The only guy with a perfect record in the swiss, Tibia is a son of Gothenburg and another familiar face around the top tables at n00bcon. Last time we saw him grace the top8 was at n00bcon 8, when his weapon of choice was UR Burn. Even though he is supremely versed in the format and has played at this gathering since around n00bcon 4, it is possible that Tibia might be a fairly new face for many readers. I talked to Gordon a little about it during the stream, and yes, there is of course a large native scene in Gothenburg still. They are just kinda low on the social media accounts and rarely travel far to play. The Gothenburg scene randomly hosts 20+ player gatherings with locals, but don't really write about it on facebook. Still keeping it underground, and still one of the weirder scenes. I think the cradle city represented with seven players this tournament, and at the end of the swiss, we found two in the top four of the standings and two in the bottom four. Go hard or go home. Love to the locals.
Tibia's Fantasy Zoo
I'll just quote the pilot:
"
Åland provided the framework for this deck when he first piloted it at BSK last November. I saw the potential of Savannah Lions, and since then we have been evolving the deck together.

White is the best color in 93/94 and Disenchant is the best card in the format. So the build starts with four Disenchants. Then you want cheap and effective threats. The fact that also Savannah Lions, Swords to Plowshares and Serra Angel are white clearly doesn't make things worse.

Blue is the second best color and Serendib Efreet is the best creature. Four of those. The fact that blue also gives you access to Ancestral Recall, Time Walk and Timetwister is also pretty sweet.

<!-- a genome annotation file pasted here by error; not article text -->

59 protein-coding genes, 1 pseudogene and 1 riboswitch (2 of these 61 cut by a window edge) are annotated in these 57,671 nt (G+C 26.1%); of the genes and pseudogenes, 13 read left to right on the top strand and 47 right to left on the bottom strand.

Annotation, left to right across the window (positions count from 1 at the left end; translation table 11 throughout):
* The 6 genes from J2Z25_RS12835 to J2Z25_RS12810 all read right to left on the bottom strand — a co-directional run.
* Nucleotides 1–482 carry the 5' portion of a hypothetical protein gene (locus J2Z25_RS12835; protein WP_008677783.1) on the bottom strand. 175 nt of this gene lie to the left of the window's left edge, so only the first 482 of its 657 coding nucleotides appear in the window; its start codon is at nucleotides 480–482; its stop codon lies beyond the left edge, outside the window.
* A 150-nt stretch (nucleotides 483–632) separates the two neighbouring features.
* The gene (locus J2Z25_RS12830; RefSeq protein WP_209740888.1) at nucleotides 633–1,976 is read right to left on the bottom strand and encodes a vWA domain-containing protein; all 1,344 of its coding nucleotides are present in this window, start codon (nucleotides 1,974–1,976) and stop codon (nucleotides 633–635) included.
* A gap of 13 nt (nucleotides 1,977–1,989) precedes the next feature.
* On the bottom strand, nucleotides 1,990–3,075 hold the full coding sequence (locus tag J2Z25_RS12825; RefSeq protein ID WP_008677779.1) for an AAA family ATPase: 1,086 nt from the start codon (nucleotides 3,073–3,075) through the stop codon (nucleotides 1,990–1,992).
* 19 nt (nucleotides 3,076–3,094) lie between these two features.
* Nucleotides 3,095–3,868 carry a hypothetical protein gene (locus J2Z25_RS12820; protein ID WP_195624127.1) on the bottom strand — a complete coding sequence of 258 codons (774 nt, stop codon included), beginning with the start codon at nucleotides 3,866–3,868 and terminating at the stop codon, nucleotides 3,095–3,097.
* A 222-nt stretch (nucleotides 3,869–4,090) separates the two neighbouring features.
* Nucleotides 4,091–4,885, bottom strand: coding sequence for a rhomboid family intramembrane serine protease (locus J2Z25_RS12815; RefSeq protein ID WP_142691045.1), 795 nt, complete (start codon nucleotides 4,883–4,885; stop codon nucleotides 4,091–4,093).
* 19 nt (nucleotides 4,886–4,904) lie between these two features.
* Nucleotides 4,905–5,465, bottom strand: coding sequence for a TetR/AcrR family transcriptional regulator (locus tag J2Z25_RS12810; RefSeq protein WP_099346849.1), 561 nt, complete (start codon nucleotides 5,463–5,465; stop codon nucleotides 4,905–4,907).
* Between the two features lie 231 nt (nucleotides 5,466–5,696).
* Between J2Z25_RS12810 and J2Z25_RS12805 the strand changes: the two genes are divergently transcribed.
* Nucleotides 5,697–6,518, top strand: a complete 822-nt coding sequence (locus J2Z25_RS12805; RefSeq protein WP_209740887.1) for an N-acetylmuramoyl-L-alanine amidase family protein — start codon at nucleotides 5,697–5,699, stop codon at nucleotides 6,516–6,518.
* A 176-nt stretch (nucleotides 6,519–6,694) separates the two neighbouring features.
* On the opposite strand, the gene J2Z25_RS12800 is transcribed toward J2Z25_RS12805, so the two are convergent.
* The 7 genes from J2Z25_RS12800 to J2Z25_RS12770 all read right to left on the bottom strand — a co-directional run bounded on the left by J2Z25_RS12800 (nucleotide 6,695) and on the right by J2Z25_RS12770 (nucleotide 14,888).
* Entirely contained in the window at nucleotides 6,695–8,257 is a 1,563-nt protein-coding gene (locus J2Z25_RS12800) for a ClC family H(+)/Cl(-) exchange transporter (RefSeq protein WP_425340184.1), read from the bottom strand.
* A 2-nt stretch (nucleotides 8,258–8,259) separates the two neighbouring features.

City of Brass makes it easy to splash powerful off-color cards like Demonic Tutor and Mind Twist. We back this up with Bolts and Blasts for reach.

The main plan is then to deploy effective threats at the same time as you keep the opponents threats and blockers / factories at bay with the burn. Then we'll just win the eventual race with Serra Angel.

The big advantage of this deck is that it doesn't play counterspells. We can without any hesitation have a very aggressive game plan, and we'll never end up in a situation where we want to play a threat but at the same time keep two blue open for Counterspell.

Sideboard is basically Circles, Armageddon, Red and Blue Blasts, and Shatterstorm.

Win.
"

Yep, that sounds about right.
Valerio. Top4.
Valerio! Valerio was one of the first Europeans, and certainly the first Italian, to write a guest post on this blog. Way back in the dark ages of 2015, when he placed 2nd at the 60-player Ovino Old School tournament (back then without Black Lotus in his deck, something that Valerio seems to have corrected since ;)). Valerio is not only one of the premier Italian players and a content provider, he was also one of the last guys to sneak in an invite to n00bcon. Planning a trip in Sweden with his lovely girlfriend at the time of the tournament, he casually contacted me and let me know that they would be in the city if a spot would open up. His strategy proved fruitful, his tech took him all the way to the top4, and the rest of the players got the chance to hang out with a cheerful Italian lady as the top8 unfolded. Win-win-win.
Valerio's Atog Aggro.
Valerio's weapon of choice is a lethal Atog aggro pile, splashing blue for Serendib Efreets along with some extra power. Praying on greedy mana bases with Blood Moons, keeping card engines honest with his playset of Back Vise, and letting big beaters finish the job alongside some burn. This is a deceptively deep pile with some interesting choices. E.g. the sideboard Juggernauts to turn the beatdown up to eleven when needed (or to switch out the Efreets when boarding in City i a Bottle), as well as the 2-1 split between Detonates and Shatters maindeck are sure to stir some conversations.
Ben. Top4.
From the place where the sun never set, Brother Ben of the Fire made a triumphant return to the Swedish turf for n00bcon X. He first showed up at the tournament last year as a member of the British Hill Giant team (honestly, median height of the team members was something like 9 feet; Ben is taller than an average oak), and piloted a sweet pile of stone cold Legends creatures like Lady Evangelina. This year, Ben earned his invite by winning the Old School Team Championships in the UK, and it seems like that taste of glory may have had him step up his deck to something slightly more powerful this year.
Ben's The Deck.